How Do Hearing Aids Work?
If you know or suspect that you have hearing loss, you may wonder about hearing aids. You may already know that hearing loss is not reversible, so it’s fair to wonder why hearing aids help at all. You might also already know that hearing aids make sounds louder. But isn’t it true that too much volume can increase hearing loss?
These are all fair questions, but the truth is, hearing aids do help many people with hearing loss. Understanding how hearing aids work is the first step in overcoming fear or suspicion about hearing aids and getting back to hearing more in your everyday life.
Understanding Hearing Loss
Before we dive into how hearing aids work, we need to review how hearing loss typically works. While there are multiple types of hearing loss, most people with hearing loss have suffered damage to the hair cells in the inner ear.
Healthy hair cells pick up vibrations of various sizes and transmit those signals to the brain, which interprets these audible sounds. But with hearing loss, there are fewer cells to do this work, so they can’t receive signals as well.
There are various causes for this kind of damage, including illness, injury and age. But whatever the cause, people dealing with this kind of hearing loss will benefit from using hearing aids. And the sooner you start, the more benefit you’ll hear.
How Hearing Aids Work
Hearing aids can vary widely in style, functionality and price. But at the core, they all have the same three parts: a microphone, an amplifier and a speaker. The microphone picks up the audio that’s near the ear and sends those signals to the amplifier. The amplifier then powers the speaker, which sends those same audio signals into the ear at a higher volume.
It’s also important to know that hearing aids don’t work exactly like traditional microphones (or healthy human ears). They don’t intend to pick up (or amplify) the entire sound spectrum evenly, but instead tend to focus on the frequencies most common in human speech. These are the frequencies most crucial to patients, after all.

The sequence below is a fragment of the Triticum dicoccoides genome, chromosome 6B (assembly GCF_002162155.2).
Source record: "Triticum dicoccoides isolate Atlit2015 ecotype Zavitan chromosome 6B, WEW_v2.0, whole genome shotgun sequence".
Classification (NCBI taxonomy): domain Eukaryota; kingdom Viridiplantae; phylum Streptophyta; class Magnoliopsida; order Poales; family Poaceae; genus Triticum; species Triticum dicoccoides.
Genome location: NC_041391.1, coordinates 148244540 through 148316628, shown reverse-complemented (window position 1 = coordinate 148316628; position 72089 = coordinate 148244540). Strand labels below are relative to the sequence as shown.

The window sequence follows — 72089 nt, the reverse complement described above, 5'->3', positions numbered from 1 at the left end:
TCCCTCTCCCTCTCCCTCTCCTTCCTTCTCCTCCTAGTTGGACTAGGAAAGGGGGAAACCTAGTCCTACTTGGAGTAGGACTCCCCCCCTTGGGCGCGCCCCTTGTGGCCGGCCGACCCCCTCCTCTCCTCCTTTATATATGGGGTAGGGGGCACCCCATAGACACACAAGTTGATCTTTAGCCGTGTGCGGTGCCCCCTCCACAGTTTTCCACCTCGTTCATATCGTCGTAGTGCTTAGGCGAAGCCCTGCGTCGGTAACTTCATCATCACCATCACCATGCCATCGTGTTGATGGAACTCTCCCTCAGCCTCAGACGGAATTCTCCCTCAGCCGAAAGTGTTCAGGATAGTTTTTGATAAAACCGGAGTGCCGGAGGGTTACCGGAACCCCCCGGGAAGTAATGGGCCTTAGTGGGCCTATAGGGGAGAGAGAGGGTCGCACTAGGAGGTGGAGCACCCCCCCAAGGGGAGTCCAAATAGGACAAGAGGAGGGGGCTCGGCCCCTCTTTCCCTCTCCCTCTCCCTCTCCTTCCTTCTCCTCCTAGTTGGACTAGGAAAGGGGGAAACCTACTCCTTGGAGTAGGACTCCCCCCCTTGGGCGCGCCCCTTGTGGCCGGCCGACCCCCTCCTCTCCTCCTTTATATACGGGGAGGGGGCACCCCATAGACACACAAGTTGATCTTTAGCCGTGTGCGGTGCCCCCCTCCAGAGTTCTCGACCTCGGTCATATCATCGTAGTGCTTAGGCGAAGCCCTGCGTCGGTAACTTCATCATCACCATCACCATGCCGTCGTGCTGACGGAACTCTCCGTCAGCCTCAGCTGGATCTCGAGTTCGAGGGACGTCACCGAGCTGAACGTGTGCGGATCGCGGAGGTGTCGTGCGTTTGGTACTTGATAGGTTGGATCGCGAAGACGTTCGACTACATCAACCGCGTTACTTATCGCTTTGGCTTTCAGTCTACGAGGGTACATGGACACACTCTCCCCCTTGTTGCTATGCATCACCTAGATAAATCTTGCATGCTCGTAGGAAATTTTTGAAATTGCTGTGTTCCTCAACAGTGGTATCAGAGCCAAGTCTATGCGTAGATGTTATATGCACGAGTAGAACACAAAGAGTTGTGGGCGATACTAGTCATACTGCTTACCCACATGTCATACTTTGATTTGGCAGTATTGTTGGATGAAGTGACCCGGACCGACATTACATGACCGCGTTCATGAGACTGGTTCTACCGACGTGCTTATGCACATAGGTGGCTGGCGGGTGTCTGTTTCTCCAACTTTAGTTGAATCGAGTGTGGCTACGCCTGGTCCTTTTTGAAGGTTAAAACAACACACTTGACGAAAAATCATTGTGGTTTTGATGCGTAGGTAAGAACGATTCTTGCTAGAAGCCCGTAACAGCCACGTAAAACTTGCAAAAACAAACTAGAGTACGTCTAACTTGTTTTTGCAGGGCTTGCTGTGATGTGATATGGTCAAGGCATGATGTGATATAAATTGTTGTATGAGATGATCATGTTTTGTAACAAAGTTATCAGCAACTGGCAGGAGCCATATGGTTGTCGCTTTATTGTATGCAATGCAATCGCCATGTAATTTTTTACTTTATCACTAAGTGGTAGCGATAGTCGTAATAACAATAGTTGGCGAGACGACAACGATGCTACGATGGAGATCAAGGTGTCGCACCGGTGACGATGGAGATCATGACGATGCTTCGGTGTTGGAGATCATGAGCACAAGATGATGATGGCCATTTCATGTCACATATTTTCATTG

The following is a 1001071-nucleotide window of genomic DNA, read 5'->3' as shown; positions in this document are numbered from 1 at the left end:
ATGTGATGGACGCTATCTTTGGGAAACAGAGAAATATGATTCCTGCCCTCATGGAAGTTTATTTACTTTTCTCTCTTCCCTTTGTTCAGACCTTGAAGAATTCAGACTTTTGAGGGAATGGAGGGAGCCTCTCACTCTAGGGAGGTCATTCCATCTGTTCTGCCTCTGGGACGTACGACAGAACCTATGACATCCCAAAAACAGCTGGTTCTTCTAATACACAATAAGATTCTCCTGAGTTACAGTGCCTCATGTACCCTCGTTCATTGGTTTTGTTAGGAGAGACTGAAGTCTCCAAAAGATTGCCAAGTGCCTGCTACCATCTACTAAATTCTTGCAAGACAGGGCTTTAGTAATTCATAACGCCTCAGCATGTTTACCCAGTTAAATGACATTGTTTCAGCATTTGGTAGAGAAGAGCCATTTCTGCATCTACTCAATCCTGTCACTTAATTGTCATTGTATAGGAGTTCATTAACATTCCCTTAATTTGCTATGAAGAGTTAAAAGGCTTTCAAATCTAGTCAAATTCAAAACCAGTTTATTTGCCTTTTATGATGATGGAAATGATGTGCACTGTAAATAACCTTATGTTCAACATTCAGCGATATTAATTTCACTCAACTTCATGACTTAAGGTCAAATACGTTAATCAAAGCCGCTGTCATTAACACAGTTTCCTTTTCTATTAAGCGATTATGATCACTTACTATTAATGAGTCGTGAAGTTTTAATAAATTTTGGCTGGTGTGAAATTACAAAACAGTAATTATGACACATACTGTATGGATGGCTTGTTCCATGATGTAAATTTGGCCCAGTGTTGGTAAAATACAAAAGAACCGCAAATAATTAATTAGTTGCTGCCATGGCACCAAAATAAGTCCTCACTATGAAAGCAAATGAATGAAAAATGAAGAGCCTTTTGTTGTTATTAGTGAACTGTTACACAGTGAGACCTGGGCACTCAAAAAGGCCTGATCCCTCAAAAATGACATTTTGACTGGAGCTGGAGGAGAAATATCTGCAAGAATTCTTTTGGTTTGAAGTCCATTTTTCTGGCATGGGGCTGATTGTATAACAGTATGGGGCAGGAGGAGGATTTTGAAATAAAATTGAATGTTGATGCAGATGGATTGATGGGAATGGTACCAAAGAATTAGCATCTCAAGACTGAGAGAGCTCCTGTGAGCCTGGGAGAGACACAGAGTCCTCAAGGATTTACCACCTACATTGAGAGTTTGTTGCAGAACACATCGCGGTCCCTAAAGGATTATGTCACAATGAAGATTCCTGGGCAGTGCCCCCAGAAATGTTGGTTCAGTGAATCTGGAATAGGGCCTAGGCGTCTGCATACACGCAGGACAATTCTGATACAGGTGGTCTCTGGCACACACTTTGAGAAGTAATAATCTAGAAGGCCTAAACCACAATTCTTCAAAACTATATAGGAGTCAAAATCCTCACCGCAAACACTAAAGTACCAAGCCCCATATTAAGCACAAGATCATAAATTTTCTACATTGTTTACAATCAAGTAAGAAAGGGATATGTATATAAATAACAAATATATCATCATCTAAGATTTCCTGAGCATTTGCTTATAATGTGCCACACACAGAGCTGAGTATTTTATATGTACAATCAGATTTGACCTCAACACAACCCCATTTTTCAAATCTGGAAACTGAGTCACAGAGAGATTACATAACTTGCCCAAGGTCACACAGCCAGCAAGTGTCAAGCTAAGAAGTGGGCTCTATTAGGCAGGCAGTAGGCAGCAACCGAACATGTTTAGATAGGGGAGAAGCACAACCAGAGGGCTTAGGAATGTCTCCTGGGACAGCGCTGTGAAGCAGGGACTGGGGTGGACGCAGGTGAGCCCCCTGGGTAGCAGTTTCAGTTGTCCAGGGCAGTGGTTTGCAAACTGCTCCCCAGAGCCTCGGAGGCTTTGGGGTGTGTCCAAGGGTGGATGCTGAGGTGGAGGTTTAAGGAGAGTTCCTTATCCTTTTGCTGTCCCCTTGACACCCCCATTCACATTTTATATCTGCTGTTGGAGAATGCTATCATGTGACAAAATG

Why Hearing Aids Help Improve Hearing Among Many with Hearing Loss
For people living with hearing loss related to damaged or dead hair cells, hearing aids can improve hearing and quality of life. Unless a person is suffering from profound hearing loss (deafness), some hair cells remain functional. These cells continue receiving audio as vibrations, but they tend to do better with larger (louder) vibrations.
By amplifying the sound coming into the ear, hearing aids turn natural sounds into larger vibrations, allowing users to hear more than they can in a natural environment. The more hearing loss a person is dealing with, the more amplification will be needed to produce a positive effect.
Take the Next Step with Almond Hearing
If you’re concerned about your hearing and aren’t sure what to do next, the team at Almond Hearing is here for you. We can analyse your hearing via a hearing test and determine whether hearing aids will help you. Contact us today to book an appointment.